When I stepped onto the mat for my first takedowns-oriented no-gi BJJ class I wasn’t sure what to expect. I understood enough about grappling to be aware of and somewhat intimidated by suplex takedowns, so I wanted to know if you could actually do suplex takedowns in BJJ and if I needed to be aware of them.
The suplex takedown is not technically illegal in most competitions provided do not slam your opponent or drop them on their head. The risk of getting disqualified for executing a suplex is high and depends on referee judgment. Practicing suplexes is frowned upon in most BJJ schools.
I looked into some details on the suplex takedown and its use in Brazilian Jiu-Jitsu grappling and wanted to share some of my findings and best practices.
What is a Suplex Takedown?
A suplex takedown is broadly defined as a takedown in which the attacking grappler establishes a hold around the waist and lifts their opponent and throws them backward or sideways down to the ground.
This is a pretty broad definition and there are many variants of suplex takedowns that can be found in many grappling disciplines including but not limited to Judo, Wrestling, and Sambo. The techniques have some variation and rule limitations depending on the discipline.
For example, in most wrestling disciplines you are not allowed to use a leg to trip or sweep your opponent as you see in many Sambo and Judo-styled suplex takedowns. The wrestler needs to accomplish the same movement with more power, different grips, and a more exaggerated back arch.
Let’s take a look at an example of a Judo suplex technique called an Ura Nage.
Note that the leg is used to trip and rotate his training partner.
Should I Train Suplex Takedowns for BJJ?
You do not need to train suplex takedowns for BJJ. They are not necessary to learn and finding a training partner to practice that style of takedown is challenging. There is also a high risk of injury and a high risk of disqualification in competitions that make it not a good risk to reward proposition.
Generally speaking, training suplex-style takedowns for application in jiu-jitsu is a controversial topic. There are increased risks of injury in these takedowns especially since most BJJ students will have very little exposure to the technique and will not be able to appropriately break their fall and reduce their injury risk.
If you want to learn more about integrating takedowns into your jiu-jitsu I’d check out my post comparing judo and wrestling style takedowns into your BJJ training here to learn more.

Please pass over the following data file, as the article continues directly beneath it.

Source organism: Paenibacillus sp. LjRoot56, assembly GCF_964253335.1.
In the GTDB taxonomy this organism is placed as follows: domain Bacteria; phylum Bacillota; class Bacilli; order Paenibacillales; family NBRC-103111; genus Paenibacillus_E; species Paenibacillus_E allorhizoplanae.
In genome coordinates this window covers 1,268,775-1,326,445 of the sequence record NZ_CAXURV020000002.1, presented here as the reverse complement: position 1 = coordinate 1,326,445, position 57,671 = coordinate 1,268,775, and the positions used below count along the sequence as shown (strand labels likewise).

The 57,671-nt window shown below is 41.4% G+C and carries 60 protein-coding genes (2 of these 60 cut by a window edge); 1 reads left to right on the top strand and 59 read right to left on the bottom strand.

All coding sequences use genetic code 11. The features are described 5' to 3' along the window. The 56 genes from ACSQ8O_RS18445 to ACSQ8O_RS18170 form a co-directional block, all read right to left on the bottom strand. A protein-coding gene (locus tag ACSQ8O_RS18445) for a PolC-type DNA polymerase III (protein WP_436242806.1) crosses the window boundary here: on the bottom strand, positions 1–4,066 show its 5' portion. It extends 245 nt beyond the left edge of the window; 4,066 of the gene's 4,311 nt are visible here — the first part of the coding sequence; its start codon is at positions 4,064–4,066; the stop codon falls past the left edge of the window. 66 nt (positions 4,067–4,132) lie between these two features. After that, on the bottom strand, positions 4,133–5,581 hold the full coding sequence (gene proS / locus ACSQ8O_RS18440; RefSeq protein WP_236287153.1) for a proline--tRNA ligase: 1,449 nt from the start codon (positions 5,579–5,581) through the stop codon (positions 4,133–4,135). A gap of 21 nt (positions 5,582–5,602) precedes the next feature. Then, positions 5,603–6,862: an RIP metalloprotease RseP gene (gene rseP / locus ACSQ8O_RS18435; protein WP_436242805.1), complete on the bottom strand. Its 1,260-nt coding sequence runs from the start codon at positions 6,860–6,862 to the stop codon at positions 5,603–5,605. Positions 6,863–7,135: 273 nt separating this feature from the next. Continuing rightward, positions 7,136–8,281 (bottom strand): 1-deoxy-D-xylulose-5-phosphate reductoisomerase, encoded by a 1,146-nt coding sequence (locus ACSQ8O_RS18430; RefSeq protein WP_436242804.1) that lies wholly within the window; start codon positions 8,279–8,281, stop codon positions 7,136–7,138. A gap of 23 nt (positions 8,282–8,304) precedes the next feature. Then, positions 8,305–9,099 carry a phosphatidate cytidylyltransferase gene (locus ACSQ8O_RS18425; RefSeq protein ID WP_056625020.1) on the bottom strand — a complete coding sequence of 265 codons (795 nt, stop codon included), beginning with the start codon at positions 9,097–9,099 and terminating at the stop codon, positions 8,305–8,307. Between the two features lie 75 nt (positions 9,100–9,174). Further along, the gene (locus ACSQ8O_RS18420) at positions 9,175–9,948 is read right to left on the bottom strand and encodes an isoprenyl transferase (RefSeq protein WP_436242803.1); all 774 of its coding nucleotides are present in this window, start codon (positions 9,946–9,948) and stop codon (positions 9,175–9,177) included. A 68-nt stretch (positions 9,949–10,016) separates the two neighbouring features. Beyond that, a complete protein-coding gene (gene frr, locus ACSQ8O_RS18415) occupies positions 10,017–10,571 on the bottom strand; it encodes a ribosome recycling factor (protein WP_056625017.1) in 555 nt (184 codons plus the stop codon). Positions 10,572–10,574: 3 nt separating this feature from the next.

Most BJJ schools will discourage this type of takedown because they don’t want to have their students run the risk of injuring themselves at their school. It’s ultimately an unfavorable mix of risking a loss of income and exposure to legal actions with no real upside for the school owner. All this for a takedown that could get their students disqualified unfairly at a tournament. The risk to reward ratio for teaching suplex takedowns in BJJ is just not appealing for school owners.
The risk to reward ratio for teaching suplex takedowns in BJJ is just not appealing for school owners.
Understanding the basics of a suplex takedown and how to defend it and breakfall is prudent for any BJJ student. If you have a love of grappling some familiarity with it is fine but you should pay attention to your gym’s rules and ettiquette when learning it and also understand the risk of using it in a tournament or competition.
Using the Suplex Takedown for BJJ
If you are going to practice the suplex clear it with your BJJ instructor and get permission from your training partner first. You can also choose to practice safer suplex takedown variants.
Putting your opponent to the side is less likely to cause injury because if they land on their head or neck for they are likely to land on the stronger muscles in the exterior part of the neck that is somewhat less prone to injury.
Make sure that you select an appropriate training partner for practicing suplex takedowns. Wrestlers, Sambo Athletes, and Judokas are all more likely to be capable of practicing these takedowns with less risk.
You can go your entire grappling career without training suplex takedowns and be successful in jiu-jitsu. It is important to understand the movement and be capable of breaking your fall and defending the movement, but practicing it offensively has high risks and low returns.
Learning this dynamic style of takedown is without a doubt a fun undertaking but it is ultimately unnecessary and should only be done for the love of the techniques as it will be impractical for most BJJ athletes to get significant repetitions in training and also runs the risk of disqualifications in competition due to unfair referee calls.
For more check out Should I Learn Judo or Wrestling Takedowns for BJJ?